Running

I’m a perpetual migrant
a forever foreigner
I run
from connections
I run
from feelings
I run from anything
that gives life meaning.

I’m a perpetual migrant
a forever foreigner
We make America great
And in return for our greatness
We get so much hate.

I’m a perpetual migrant
a forever foreigner
They told me migration was beautiful
Then why is it so painful?

I’m a perpetual migrant
a forever foreigner
With undocumented feelings
Easier to leave and dream
than to stay and remain bleeding

I’m a perpetual migrant
a forever foreigner
I run and
stay running.

America: The Alien

Dear America:

For your every act of violence,
I will violate your unjust laws in my sleep,
live beyond my dreams,
love beyond your means,
cherish and celebrate life,
defy your arbitrary categories,
forgive but never forget.

After all is said and done,
when you send us to the gallows,
shoot us in encounters,
deport us to faraway lands away from our families,
I may not always win,
but you will always lose.

Because I have a heart that beats ever so strongly with love, kindness and compassion for everything that lives and breathes. And you clearly don’t.

Maybe we should be asking for your papers.

Love,
Prerna.

Acceptance

I’m sure no one wants to be tortured with my mediocre poetry but there is one on “Acceptance” in the latest issue of Courageous Creativity, a zine produced by a friend(?) of a friend.

From the Courageous Creativity website:

Through this zine we present stories of courage and creativity sourced from people like you and me, living, working, being courageously creative and changing themselves and others in our community. Our writers come from diverse backgrounds and all walks of life – they are small business owners, state employees, corporate CEOs, non-profit founders and volunteers, professionals, scientists, sociologists, artists, activists, mothers and fathers, and friends.

Do consider subscribing via email and maybe even ordering some hard copies of issues.

“That Woman Who Comes to Clean”

That woman who comes to clean
What do you know about her?
She’s just the woman who enters your office after hours
Leaving your office nice and clean for the next business day.

That woman who comes to clean
Washes your urinals and toilets
Dusts your tables and desks
Vacuums your rugs and carpets
Mops your floors and tiles
Throws away your waste and garbage
Recycles your empty cans and bottles.

That woman who comes to clean
Her torn hands tremble with age
Her weary eyes reflect a deep pain
Her shoulders slump with the weight
of responsibilities too huge for her to handle
Her bones ache from the laborious tasks
Her breath comes out in short spurts
She sneezes and wheezes
The toxic smell of cleaning chemicals
constantly invade her nostrils.

That woman who comes to clean
She works diligently without complaints, without asking for a pay raise.
Hands you a “Thank You” note and a bottle of wine during the holidays,
Hoping you would not notice how she has slowed down over the years,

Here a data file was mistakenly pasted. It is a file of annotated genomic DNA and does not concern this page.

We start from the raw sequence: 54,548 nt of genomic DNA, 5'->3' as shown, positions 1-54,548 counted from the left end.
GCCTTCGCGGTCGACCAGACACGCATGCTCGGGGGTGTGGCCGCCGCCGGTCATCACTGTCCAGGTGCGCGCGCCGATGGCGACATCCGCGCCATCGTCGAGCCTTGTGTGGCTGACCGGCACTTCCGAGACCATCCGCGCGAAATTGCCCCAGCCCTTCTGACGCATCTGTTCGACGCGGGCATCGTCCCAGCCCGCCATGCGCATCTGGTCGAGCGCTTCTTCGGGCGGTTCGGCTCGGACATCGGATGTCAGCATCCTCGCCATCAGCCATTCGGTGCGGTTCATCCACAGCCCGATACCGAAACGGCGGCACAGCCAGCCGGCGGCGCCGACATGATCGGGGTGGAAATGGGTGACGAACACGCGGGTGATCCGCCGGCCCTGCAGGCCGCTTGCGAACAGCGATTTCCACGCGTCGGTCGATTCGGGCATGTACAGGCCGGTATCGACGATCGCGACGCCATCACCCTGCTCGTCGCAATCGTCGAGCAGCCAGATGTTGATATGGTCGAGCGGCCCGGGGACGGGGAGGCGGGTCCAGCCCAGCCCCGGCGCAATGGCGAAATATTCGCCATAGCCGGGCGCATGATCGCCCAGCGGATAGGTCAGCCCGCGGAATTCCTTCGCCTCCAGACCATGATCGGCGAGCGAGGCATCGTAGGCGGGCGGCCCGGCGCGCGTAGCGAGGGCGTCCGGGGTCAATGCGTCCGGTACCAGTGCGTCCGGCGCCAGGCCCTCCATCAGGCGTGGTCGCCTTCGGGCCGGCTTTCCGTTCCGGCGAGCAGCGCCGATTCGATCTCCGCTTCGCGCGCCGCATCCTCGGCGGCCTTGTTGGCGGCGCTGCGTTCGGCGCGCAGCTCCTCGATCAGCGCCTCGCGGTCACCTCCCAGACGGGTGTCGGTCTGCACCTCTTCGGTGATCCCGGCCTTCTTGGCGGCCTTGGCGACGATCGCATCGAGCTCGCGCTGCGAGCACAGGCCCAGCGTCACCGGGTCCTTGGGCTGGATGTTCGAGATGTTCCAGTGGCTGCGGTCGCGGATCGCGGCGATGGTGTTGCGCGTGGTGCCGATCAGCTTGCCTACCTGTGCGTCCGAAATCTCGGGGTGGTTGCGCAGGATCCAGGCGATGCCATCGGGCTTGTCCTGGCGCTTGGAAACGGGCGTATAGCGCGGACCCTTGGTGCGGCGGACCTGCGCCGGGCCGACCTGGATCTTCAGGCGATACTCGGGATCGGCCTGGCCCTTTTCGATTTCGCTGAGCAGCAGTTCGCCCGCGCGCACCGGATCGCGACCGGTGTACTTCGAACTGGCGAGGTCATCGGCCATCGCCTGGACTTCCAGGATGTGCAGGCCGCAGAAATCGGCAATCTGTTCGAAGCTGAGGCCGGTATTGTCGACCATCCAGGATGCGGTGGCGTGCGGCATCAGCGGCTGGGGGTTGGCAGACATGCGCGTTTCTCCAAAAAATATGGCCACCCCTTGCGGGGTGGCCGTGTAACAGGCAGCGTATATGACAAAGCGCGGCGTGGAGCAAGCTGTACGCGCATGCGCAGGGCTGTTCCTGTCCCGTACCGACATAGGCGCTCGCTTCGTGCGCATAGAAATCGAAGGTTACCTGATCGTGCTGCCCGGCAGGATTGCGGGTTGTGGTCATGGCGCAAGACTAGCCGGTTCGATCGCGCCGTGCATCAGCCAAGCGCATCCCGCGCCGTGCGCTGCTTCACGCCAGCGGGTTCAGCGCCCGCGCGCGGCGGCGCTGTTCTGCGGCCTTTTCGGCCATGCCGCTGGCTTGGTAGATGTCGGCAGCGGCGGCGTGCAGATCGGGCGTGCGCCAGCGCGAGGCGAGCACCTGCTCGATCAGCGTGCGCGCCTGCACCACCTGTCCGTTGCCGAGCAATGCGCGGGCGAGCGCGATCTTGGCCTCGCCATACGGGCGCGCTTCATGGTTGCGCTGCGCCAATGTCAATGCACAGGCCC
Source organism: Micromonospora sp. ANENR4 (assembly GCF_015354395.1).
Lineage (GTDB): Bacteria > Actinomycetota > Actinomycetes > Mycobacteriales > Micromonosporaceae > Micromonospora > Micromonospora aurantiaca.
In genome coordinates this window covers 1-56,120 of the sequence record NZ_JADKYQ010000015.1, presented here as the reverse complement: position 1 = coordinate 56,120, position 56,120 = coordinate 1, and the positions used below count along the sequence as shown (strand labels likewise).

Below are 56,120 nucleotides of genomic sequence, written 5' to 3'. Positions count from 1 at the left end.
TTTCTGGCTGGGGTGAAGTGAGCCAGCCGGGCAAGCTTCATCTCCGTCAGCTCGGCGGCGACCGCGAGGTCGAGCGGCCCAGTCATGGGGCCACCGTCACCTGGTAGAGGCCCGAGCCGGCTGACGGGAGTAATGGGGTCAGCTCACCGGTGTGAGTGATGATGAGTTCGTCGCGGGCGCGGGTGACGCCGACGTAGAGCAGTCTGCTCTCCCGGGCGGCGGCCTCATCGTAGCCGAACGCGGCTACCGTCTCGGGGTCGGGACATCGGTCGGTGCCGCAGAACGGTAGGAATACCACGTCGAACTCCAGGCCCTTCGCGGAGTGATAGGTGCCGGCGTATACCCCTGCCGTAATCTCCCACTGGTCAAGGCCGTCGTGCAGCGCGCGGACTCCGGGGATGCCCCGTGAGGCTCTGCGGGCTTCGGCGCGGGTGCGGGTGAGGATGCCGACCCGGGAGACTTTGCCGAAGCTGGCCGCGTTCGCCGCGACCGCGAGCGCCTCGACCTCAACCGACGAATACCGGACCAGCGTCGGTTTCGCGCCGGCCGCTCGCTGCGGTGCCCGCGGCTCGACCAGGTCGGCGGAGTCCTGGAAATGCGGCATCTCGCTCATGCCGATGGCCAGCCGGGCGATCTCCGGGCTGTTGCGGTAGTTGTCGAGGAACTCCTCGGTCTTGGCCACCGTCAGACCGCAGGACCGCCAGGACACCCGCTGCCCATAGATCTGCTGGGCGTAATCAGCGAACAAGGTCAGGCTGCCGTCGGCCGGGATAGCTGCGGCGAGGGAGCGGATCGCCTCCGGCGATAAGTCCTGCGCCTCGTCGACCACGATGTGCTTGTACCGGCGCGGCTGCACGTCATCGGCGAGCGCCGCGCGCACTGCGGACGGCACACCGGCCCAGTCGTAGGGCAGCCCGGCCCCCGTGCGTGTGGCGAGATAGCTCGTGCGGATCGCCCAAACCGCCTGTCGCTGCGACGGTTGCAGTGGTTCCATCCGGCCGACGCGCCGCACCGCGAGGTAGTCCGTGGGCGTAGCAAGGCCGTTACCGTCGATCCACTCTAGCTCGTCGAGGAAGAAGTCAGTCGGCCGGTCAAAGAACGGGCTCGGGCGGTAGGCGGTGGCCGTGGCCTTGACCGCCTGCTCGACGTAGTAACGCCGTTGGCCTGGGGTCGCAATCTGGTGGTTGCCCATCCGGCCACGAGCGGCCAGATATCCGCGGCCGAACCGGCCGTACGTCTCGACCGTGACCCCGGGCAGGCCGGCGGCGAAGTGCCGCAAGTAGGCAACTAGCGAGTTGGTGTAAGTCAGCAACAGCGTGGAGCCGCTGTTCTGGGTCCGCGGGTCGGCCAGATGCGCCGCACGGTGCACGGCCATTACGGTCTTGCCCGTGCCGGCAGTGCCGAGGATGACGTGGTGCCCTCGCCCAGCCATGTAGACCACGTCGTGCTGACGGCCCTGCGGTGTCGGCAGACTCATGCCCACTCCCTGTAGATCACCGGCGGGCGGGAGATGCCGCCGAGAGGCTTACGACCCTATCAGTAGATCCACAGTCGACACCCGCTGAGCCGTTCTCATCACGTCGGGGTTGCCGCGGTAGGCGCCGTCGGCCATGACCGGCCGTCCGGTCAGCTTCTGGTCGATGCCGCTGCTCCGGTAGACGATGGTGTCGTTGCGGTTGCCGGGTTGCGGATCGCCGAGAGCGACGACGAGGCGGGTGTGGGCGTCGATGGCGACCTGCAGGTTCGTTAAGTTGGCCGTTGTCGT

Fearing that you may take advantage of the fact that she is a woman
working in dark and dangerous places after hours,
Worrying about whether you would fire her when you find out how ill she is,
Praying that you would just let her keep her job.

That woman who comes to clean
She drives a pickup truck
from one door to the next
making your living environment
clean and habitable
for next to nothing in return.

That woman who comes to clean
She’s my mother.

I’m supposed to be brushing up on legal writing samples for job interviews this week but I had to get this out after someone referred to my mom as “the woman who comes to clean” in an email. I hope everyone takes the time to get to know their maids, janitors and other service-workers and treat them like human beings who deserve respect beyond “the woman who comes to clean.”

For more, read Angy’s Immigrant Mani Pedi.

Adjustments

“Do you not know how to adjust?”

I often wonder why we are compelled to adjust to the structures and institutions around us rather than have them adjust to our needs. It’s hard — if not impossible — to adjust things like skin color, sexuality, gender, class, certain disabilities, and sometimes even our immigration status. But we are asked to assimilate and acculturate to fit a certain mold.

Who are we serving when we adjust to the establishment? What are we upholding when we acclimate to poor living conditions, lack of basic human rights, a gentrified, hierarchical and capitalist society that is violent to each and every part of our existence?

According to my brilliant chiropractor, my foot pain is the the least of my problems. Everything from my neck to the balls of my feet are out of order. There’s physical trauma and injury to several body parts. Accidents. Bad exercising habits. Too much of something and too little of something else. Life. It’s a physical manifestation of how things around me are always falling apart and how my body is reacting to keeping everything together.

I am out of order. One leg shorter than the other with a pelvis that is tilted up right. My spine doesn’t fall in line. Nerves pinched so they don’t feel pain. Joints clicking loudly and popping out. Feedback mechanisms distorted and dis-functioning. I find it so amusing that even my body has such a rebellious spirit.

There’s beauty in functioning perfectly — functioning in well-behaved, mechanized, controlled, and contrived ways that are expected of us in a capitalist society. But it is so much more beautiful to fall completely apart and not serve any order or ordering. Of course it is going to hurt. They will make sure of it.